Thanks in advance,
~Casey

On Wed, Mar 27, 2019, 22:12 Shawn Amundson <amundson@...> wrote:
Sounds cool. Perhaps we could do an evaluation period were projects can evaluate using the gitlab setup to determine if it is sufficient to replace existing tooling, with the intent to report back on the experience to the TSC. Is Ursa already using this setup? How much effort would it take from HL staff to do such a evaluation period?

-Shawn

On Wed, Mar 27, 2019 at 4:04 PM Dave Huseby <dhuseby@...> wrote:
Hi TSC,

I put together a summary with details on what I propose we do to rework the HL CI/CD pipeline. The proposal can be found here: https://wiki.hyperledger.org/display/HYP/Software+Delivery

As usual, comment there, discuss here.

Cheers!
---
David Huseby
Security Maven, Hyperledger
The Linux Foundation
+1-206-234-2392
dhuseby@...


Re: CI/CD and testnets proposal for discussion tomorrow

Casey Kuhlman
 

Dave, 

Can you elaborate on the proposed direction of travel regarding testnets? Is the idea that HL will run a CE instance of Gitlab in some infrastructure or that gitlab.com will be the instance? If the latter where are the runners going to live infrastructure wise? If in gitlab.com's infrastructure that would be fine for CI from our (Burrow's) perspective, but won't be ideal for testnets due to CI timeouts. 

For burrow we have extensive helm charts, gitlab CI configs, and testnet / stressnet mechanisms built already which we operate from Monax's self hosted Gitlab in our Kubernetes cluster. So in general this direction of travel gets a ++ from me. If we (burrow maintainers) have access to running testnets / stressnets in a Kubernetes cluster that's not Monax's via Gitlab CI we would be very happy campers indeed.

Thanks in advance,
~Casey

On Wed, Mar 27, 2019, 22:12 Shawn Amundson <amundson@...> wrote:
Sounds cool. Perhaps we could do an evaluation period were projects can evaluate using the gitlab setup to determine if it is sufficient to replace existing tooling, with the intent to report back on the experience to the TSC. Is Ursa already using this setup? How much effort would it take from HL staff to do such a evaluation period?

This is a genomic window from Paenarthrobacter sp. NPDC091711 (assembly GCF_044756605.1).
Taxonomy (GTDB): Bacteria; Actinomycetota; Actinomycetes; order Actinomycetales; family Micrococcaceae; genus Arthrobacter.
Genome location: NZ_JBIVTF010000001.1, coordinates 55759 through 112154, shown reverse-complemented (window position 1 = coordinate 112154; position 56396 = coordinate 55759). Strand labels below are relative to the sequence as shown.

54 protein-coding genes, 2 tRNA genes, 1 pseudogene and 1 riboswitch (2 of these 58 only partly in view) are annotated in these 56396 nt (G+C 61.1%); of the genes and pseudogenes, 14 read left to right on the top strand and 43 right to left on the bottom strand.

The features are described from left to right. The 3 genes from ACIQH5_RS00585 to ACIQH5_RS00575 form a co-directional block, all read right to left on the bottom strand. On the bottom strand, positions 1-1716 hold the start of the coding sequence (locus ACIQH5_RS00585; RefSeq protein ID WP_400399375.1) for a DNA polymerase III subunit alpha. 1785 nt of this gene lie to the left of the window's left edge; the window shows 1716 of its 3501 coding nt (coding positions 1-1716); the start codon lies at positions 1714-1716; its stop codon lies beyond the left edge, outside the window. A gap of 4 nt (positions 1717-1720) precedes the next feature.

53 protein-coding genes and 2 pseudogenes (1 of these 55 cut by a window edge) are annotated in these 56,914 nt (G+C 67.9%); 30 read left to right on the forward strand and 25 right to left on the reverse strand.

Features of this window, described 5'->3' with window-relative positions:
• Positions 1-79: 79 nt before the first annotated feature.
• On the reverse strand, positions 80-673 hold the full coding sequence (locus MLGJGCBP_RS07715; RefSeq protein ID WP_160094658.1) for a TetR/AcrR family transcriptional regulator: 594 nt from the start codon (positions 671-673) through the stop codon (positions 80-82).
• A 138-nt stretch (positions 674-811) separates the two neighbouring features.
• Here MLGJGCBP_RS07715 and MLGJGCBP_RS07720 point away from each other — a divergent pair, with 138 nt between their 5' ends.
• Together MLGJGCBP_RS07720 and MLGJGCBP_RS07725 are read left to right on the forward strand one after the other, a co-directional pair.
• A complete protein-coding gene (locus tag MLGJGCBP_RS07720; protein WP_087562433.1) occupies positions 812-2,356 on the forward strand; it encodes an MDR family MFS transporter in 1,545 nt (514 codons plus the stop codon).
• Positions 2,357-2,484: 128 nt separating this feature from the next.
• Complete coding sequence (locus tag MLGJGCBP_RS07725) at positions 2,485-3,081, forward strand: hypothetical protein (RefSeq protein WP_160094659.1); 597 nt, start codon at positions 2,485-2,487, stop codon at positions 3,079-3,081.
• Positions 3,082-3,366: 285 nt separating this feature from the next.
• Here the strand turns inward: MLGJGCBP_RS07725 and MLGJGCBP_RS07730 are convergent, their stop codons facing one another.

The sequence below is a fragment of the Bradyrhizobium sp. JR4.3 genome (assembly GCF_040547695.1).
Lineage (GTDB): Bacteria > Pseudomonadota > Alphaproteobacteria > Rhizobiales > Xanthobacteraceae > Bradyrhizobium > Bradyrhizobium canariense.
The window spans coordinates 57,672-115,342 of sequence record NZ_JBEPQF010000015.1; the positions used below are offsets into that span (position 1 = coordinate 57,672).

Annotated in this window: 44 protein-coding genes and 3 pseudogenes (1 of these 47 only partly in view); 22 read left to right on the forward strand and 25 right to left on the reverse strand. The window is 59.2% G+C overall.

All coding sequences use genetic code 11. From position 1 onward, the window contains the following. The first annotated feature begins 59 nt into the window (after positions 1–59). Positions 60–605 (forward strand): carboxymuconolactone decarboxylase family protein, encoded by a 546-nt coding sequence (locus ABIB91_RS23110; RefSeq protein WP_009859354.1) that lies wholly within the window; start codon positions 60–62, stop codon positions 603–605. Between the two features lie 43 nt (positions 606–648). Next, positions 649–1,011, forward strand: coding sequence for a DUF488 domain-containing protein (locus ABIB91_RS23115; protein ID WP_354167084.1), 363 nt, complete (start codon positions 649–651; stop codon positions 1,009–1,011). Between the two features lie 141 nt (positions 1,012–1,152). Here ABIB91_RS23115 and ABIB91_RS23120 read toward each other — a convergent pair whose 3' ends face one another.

-Shawn

On Wed, Mar 27, 2019 at 4:04 PM Dave Huseby <dhuseby@...> wrote:
Hi TSC,

I put together a summary with details on what I propose we do to rework the HL CI/CD pipeline. The proposal can be found here: https://wiki.hyperledger.org/display/HYP/Software+Delivery

As usual, comment there, discuss here.

Cheers!
---
David Huseby
Security Maven, Hyperledger
The Linux Foundation
+1-206-234-2392
dhuseby@...


Re: CI/CD and testnets proposal for discussion tomorrow

Shawn Amundson
 

Sounds cool. Perhaps we could do an evaluation period were projects can evaluate using the gitlab setup to determine if it is sufficient to replace existing tooling, with the intent to report back on the experience to the TSC. Is Ursa already using this setup? How much effort would it take from HL staff to do such a evaluation period?

-Shawn

On Wed, Mar 27, 2019 at 4:04 PM Dave Huseby <dhuseby@...> wrote:
Hi TSC,

I put together a summary with details on what I propose we do to rework the HL CI/CD pipeline. The proposal can be found here: https://wiki.hyperledger.org/display/HYP/Software+Delivery

As usual, comment there, discuss here.

Cheers!
---
David Huseby
Security Maven, Hyperledger
The Linux Foundation
+1-206-234-2392
dhuseby@...


CI/CD and testnets proposal for discussion tomorrow

Dave Huseby <dhuseby@...>
 

Hi TSC,

I put together a summary with details on what I propose we do to rework the HL CI/CD pipeline. The proposal can be found here: https://wiki.hyperledger.org/display/HYP/Software+Delivery

As usual, comment there, discuss here.

Cheers!
---
David Huseby
Security Maven, Hyperledger
The Linux Foundation
+1-206-234-2392
dhuseby@...


Moving Indy from incubation to active status.

Nathan George <nathan.george@...>